If Dotty Winters hears the word ‘meritocracy’ one more time she’s going to stick your unicorn where the sun don’t shine.
This week on my television I saw a straight, white, wealthy journalist explain that she isn’t a feminist and she has never encountered sexism, therefore it’s probably not a thing.
She went on to say that we live in a meritocracy, and she is proud to have achieved everything she has achieved entirely on her own merits. I’m opting not to name her, as I think it is productive to starve such people of the oxygen of publicity for their irritating, dangerous and ignorant views.
As part of her evidence that feminism was no longer required she explained that the expensive private school she went to had also produced a famous suffragette and one of the first female bishops.
She appeared to be entirely oblivious to the possibility that perhaps the link between people who make social impact and people who attend private schools might be to do with who has the best chances of being heard and of being accepted in positions of power, rather than just because, entirely by chance, people with the most ‘merit’ in the UK are overwhelmingly white, middle- or upper-class and have had access to high-quality education.
I am sick of hearing privileged people explain about the fabulous meritocracy that we all live in. If you don’t know whether you have privilege (after all, you did burn your toast this morning, and you can’t afford those new boots you want), assume you probably do, simply by dint of your access to the internet and clean running water.
Are there people who are more privileged than you? Unless you’re Donald Trump, probably yes, but even then you can still choose not to pull up the drawbridge. If you are unsure what privilege is and what you should do with it, have a little look online, it’s all right there on the internet, filed just behind the pictures of guinea pigs in fancy dress (try everydayfeminism.com).
“FUCK ME! Are you genuinely telling me that you seriously don’t believe there is a single person out there who isn’t younger, poorer, browner, queerer or less you-like who could do this job as well as you?”
Meritocracy is a wonderful, magical concept which currently doesn’t actually exist, like unicorns. If you insist that you have one in your organisation you’ll probably not be able to prove it and you’ll have to ignore large volumes of horseshit in your boardroom.
I notice that meritocracy is a word which is most often evoked in explanations as to why a society, organisation or institution couldn’t possibly do more to improve diversity. This is like only mentioning leprechauns when you are forced to explain deficiencies in your end-of-the-rainbow-gold-guarding security protocols.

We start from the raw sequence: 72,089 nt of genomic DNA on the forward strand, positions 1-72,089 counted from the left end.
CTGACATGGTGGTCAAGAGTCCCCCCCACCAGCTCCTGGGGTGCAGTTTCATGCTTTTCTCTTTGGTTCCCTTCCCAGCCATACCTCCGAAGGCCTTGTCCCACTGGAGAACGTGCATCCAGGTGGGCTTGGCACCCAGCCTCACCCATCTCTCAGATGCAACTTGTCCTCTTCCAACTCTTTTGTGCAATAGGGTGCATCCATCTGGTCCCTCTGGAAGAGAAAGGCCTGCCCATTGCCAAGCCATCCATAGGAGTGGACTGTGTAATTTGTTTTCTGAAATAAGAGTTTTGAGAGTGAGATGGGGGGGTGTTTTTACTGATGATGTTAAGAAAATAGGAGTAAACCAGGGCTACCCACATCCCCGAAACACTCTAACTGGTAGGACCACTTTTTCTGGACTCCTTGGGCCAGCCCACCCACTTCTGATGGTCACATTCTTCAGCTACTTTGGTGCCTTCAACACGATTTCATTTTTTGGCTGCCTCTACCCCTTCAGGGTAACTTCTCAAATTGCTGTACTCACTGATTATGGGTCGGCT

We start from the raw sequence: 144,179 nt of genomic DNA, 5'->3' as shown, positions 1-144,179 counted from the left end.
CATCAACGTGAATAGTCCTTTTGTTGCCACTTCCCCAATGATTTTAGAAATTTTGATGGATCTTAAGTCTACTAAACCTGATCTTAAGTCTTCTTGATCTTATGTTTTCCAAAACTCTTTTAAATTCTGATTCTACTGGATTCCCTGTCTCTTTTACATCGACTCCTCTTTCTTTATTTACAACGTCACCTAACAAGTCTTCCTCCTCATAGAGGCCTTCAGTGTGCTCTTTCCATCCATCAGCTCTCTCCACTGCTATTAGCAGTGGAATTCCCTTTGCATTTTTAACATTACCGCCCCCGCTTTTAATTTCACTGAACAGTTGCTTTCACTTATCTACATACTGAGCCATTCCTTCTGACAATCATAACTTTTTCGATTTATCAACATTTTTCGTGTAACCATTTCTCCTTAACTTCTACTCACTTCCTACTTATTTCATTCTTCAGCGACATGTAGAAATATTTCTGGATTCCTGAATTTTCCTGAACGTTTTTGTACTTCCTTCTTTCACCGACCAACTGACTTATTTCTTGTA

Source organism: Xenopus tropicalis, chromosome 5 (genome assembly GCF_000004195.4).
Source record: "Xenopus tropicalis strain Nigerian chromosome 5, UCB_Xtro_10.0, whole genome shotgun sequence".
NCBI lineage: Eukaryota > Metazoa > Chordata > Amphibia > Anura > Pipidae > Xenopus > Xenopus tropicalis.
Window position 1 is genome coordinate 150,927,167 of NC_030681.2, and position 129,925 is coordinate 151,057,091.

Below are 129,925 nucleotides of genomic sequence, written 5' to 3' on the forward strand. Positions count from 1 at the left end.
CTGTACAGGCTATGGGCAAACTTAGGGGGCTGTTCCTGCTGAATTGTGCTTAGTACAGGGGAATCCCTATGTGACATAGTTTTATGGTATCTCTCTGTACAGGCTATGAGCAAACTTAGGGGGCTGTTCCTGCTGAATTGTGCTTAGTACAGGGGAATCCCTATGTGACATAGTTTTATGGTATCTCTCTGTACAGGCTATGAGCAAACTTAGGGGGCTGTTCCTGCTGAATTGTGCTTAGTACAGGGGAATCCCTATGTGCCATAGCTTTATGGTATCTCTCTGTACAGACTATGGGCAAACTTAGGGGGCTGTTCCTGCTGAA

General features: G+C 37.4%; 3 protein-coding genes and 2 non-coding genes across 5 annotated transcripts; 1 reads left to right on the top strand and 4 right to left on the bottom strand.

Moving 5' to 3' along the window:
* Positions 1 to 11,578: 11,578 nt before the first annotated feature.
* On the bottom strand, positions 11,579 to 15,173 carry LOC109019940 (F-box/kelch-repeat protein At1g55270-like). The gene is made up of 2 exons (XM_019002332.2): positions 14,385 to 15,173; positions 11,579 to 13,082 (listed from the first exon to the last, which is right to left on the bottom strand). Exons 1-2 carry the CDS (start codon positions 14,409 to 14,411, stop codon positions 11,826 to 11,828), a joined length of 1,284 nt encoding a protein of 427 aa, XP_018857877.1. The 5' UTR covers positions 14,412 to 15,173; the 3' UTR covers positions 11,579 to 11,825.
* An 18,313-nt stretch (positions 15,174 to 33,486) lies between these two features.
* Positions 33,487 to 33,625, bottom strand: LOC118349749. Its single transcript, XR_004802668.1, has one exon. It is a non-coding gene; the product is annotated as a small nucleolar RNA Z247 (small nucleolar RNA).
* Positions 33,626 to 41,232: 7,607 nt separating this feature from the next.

When a boardroom which is largely peopled with straight, white, middle-aged men announces to me that they are a meritocracy (you’d be amazed how often this exact thing happens to me), I’d like to stare at them like they’ve just curled a turd on the conference-phone, and loudly exclaim: “FUCK ME! Are you genuinely telling me that you seriously don’t believe there is a single person out there who isn’t younger, poorer, browner, queerer or less you-like who could do this job as well as you?
“Do you honestly believe that the realms of science which demonstrate that diversity is better for organisations than same-i-ness are just trying to upset your delicate sensibilities? Have you really tried to improve the mix of people who you present opportunities to? One of you literally napped through that paper from the audit committee. HOW CAN YOU BE THE BEST THERE IS?”
I am supportive of lots of mythical concepts: a car that texts you to remind you where you’ve parked, or large, colourful children’s toys which pack down to 1 per cent of their actual size and can be stored neatly in drawers, or women who claim to be proud non-feminists AND can also demonstrate an accurate understanding of what the word feminism means.
However, I’ve made a brave, bold decision not to use utopian dream constructs to excuse bad behaviour. That’s right folks, you’ll never again hear me explain that I couldn’t complete my tax return because: Xanadu.
Much like dust-free skirting boards, meritocracy is something which requires near-constant attention and action. It isn’t enough to loudly proclaim that you have them; you have to be able to consistently demonstrate their existence, using more than just individual stories or infrequent examples.
Can I do more? Of course I can. Can you?4057 Views
Nascent stand-up, fan of fancy words, purveyor of occasional wrongness, haphazard but enthusiastic parent, science-fan, apprentice-feminist.